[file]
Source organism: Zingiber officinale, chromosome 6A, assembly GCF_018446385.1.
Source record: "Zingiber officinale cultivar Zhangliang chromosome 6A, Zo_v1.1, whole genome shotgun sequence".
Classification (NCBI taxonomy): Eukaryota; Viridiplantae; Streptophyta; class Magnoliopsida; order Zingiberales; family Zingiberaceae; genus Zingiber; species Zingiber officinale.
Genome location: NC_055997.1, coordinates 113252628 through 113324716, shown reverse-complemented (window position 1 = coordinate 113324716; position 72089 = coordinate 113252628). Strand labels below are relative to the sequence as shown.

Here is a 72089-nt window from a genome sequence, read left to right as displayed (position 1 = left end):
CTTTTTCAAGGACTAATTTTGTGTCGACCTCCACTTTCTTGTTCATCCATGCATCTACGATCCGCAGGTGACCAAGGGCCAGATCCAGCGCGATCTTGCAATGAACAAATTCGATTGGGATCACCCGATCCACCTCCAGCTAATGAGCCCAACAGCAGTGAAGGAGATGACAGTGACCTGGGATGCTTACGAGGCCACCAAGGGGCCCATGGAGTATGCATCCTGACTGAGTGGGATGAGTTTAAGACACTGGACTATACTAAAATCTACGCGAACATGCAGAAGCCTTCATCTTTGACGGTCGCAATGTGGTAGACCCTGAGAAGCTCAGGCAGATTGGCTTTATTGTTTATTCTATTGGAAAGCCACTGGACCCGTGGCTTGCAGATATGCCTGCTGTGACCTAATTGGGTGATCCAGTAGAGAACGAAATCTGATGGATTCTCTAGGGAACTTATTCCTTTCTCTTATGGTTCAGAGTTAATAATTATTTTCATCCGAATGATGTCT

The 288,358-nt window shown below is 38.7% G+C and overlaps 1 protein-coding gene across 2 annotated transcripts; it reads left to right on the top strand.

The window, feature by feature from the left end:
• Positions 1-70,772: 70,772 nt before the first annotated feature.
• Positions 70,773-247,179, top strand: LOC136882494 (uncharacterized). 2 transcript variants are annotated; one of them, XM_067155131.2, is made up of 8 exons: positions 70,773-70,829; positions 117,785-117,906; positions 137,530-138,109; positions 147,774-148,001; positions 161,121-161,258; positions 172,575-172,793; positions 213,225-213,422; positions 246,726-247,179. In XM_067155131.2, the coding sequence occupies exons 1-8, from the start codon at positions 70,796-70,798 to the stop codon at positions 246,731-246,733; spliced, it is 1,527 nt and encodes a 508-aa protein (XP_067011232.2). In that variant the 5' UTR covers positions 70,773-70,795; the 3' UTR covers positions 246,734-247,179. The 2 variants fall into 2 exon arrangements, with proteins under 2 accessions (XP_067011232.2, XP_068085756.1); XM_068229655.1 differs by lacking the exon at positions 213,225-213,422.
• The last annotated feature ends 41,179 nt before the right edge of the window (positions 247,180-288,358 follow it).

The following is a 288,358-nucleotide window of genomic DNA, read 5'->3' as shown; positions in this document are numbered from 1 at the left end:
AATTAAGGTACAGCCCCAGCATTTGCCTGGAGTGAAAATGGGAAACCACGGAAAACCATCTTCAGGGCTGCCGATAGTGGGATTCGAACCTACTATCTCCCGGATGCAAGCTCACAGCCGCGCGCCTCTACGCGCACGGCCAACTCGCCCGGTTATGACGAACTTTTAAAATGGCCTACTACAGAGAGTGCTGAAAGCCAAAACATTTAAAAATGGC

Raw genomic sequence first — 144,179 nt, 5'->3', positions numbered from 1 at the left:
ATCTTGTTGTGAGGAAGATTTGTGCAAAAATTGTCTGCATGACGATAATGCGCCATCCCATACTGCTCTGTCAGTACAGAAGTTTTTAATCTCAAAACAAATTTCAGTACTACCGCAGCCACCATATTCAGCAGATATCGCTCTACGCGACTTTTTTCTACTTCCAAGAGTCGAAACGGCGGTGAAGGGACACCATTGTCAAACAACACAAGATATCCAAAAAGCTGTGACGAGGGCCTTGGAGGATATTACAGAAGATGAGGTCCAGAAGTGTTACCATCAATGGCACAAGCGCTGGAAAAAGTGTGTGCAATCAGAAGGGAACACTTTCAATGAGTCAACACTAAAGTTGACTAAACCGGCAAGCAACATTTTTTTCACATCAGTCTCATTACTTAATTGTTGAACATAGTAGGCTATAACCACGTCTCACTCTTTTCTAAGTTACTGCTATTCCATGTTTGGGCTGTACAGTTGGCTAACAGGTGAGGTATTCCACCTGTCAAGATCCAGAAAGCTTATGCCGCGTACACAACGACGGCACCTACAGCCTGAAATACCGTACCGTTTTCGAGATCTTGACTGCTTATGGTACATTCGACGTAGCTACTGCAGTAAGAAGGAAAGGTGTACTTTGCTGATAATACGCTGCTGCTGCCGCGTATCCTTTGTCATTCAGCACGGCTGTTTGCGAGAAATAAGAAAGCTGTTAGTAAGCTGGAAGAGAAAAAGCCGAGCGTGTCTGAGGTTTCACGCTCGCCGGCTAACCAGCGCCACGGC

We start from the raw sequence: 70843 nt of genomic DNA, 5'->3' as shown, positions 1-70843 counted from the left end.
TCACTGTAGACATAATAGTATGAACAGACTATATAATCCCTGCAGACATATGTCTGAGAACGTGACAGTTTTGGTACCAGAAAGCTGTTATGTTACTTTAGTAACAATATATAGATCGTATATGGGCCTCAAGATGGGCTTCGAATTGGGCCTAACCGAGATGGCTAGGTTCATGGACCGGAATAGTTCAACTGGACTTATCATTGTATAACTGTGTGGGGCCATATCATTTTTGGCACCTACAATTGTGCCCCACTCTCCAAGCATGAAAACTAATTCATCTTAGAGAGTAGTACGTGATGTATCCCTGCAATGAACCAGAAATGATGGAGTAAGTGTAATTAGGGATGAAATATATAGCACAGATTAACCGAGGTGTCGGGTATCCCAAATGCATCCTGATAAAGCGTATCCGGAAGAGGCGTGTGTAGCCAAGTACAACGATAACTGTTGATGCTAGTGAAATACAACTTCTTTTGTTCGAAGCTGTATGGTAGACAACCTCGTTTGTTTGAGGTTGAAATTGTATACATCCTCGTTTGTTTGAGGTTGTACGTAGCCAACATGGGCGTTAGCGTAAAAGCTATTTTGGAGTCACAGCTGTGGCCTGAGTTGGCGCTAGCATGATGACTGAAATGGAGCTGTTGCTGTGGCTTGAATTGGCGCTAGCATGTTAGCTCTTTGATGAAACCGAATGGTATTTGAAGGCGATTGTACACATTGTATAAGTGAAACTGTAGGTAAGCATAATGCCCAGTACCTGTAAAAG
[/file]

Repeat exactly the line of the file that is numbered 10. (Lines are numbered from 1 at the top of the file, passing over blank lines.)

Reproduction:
• Positions 70,773-247,179, top strand: LOC136882494 (uncharacterized). 2 transcript variants are annotated; one of them, XM_067155131.2, is made up of 8 exons: positions 70,773-70,829; positions 117,785-117,906; positions 137,530-138,109; positions 147,774-148,001; positions 161,121-161,258; positions 172,575-172,793; positions 213,225-213,422; positions 246,726-247,179. In XM_067155131.2, the coding sequence occupies exons 1-8, from the start codon at positions 70,796-70,798 to the stop codon at positions 246,731-246,733; spliced, it is 1,527 nt and encodes a 508-aa protein (XP_067011232.2). In that variant the 5' UTR covers positions 70,773-70,795; the 3' UTR covers positions 246,734-247,179. The 2 variants fall into 2 exon arrangements, with proteins under 2 accessions (XP_067011232.2, XP_068085756.1); XM_068229655.1 differs by lacking the exon at positions 213,225-213,422.